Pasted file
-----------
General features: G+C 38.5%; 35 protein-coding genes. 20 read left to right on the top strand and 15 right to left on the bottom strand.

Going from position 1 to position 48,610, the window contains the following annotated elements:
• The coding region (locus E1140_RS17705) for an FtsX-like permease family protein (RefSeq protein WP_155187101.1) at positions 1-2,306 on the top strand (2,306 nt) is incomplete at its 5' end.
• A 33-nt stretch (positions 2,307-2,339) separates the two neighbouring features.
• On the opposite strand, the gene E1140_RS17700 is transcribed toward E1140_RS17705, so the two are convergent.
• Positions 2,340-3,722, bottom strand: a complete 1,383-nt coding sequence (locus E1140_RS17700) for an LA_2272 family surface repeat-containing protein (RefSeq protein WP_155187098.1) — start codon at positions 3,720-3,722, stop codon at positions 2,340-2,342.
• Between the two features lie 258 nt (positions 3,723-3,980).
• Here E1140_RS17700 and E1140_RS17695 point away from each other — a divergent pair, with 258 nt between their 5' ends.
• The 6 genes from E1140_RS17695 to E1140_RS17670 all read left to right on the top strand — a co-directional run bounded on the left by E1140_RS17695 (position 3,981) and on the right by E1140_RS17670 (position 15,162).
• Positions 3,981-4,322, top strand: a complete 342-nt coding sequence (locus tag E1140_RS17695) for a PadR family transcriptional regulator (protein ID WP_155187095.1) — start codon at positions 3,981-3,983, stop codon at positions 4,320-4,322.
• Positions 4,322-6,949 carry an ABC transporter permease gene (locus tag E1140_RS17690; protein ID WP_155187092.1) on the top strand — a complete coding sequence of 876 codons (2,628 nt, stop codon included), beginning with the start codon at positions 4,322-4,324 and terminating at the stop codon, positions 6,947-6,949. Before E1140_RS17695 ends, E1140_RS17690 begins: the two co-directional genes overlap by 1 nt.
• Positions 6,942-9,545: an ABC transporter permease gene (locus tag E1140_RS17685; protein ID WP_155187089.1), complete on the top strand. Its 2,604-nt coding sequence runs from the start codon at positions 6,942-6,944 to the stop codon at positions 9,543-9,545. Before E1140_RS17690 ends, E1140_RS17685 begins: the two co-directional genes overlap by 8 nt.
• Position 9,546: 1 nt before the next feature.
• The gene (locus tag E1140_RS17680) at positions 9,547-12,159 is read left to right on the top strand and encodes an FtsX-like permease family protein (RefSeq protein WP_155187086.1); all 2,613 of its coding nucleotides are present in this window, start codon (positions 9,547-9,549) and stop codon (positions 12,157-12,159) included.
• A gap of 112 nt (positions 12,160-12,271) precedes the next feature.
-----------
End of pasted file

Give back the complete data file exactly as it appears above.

General features: G+C 38.5%; 35 protein-coding genes. 20 read left to right on the top strand and 15 right to left on the bottom strand.

Going from position 1 to position 48,610, the window contains the following annotated elements:
• The coding region (locus E1140_RS17705) for an FtsX-like permease family protein (RefSeq protein WP_155187101.1) at positions 1-2,306 on the top strand (2,306 nt) is incomplete at its 5' end.
• A 33-nt stretch (positions 2,307-2,339) separates the two neighbouring features.
• On the opposite strand, the gene E1140_RS17700 is transcribed toward E1140_RS17705, so the two are convergent.
• Positions 2,340-3,722, bottom strand: a complete 1,383-nt coding sequence (locus E1140_RS17700) for an LA_2272 family surface repeat-containing protein (RefSeq protein WP_155187098.1) — start codon at positions 3,720-3,722, stop codon at positions 2,340-2,342.
• Between the two features lie 258 nt (positions 3,723-3,980).
• Here E1140_RS17700 and E1140_RS17695 point away from each other — a divergent pair, with 258 nt between their 5' ends.
• The 6 genes from E1140_RS17695 to E1140_RS17670 all read left to right on the top strand — a co-directional run bounded on the left by E1140_RS17695 (position 3,981) and on the right by E1140_RS17670 (position 15,162).
• Positions 3,981-4,322, top strand: a complete 342-nt coding sequence (locus tag E1140_RS17695) for a PadR family transcriptional regulator (protein ID WP_155187095.1) — start codon at positions 3,981-3,983, stop codon at positions 4,320-4,322.
• Positions 4,322-6,949 carry an ABC transporter permease gene (locus tag E1140_RS17690; protein ID WP_155187092.1) on the top strand — a complete coding sequence of 876 codons (2,628 nt, stop codon included), beginning with the start codon at positions 4,322-4,324 and terminating at the stop codon, positions 6,947-6,949. Before E1140_RS17695 ends, E1140_RS17690 begins: the two co-directional genes overlap by 1 nt.
• Positions 6,942-9,545: an ABC transporter permease gene (locus tag E1140_RS17685; protein ID WP_155187089.1), complete on the top strand. Its 2,604-nt coding sequence runs from the start codon at positions 6,942-6,944 to the stop codon at positions 9,543-9,545. Before E1140_RS17690 ends, E1140_RS17685 begins: the two co-directional genes overlap by 8 nt.
• Position 9,546: 1 nt before the next feature.
• The gene (locus tag E1140_RS17680) at positions 9,547-12,159 is read left to right on the top strand and encodes an FtsX-like permease family protein (RefSeq protein WP_155187086.1); all 2,613 of its coding nucleotides are present in this window, start codon (positions 9,547-9,549) and stop codon (positions 12,157-12,159) included.
• A gap of 112 nt (positions 12,160-12,271) precedes the next feature.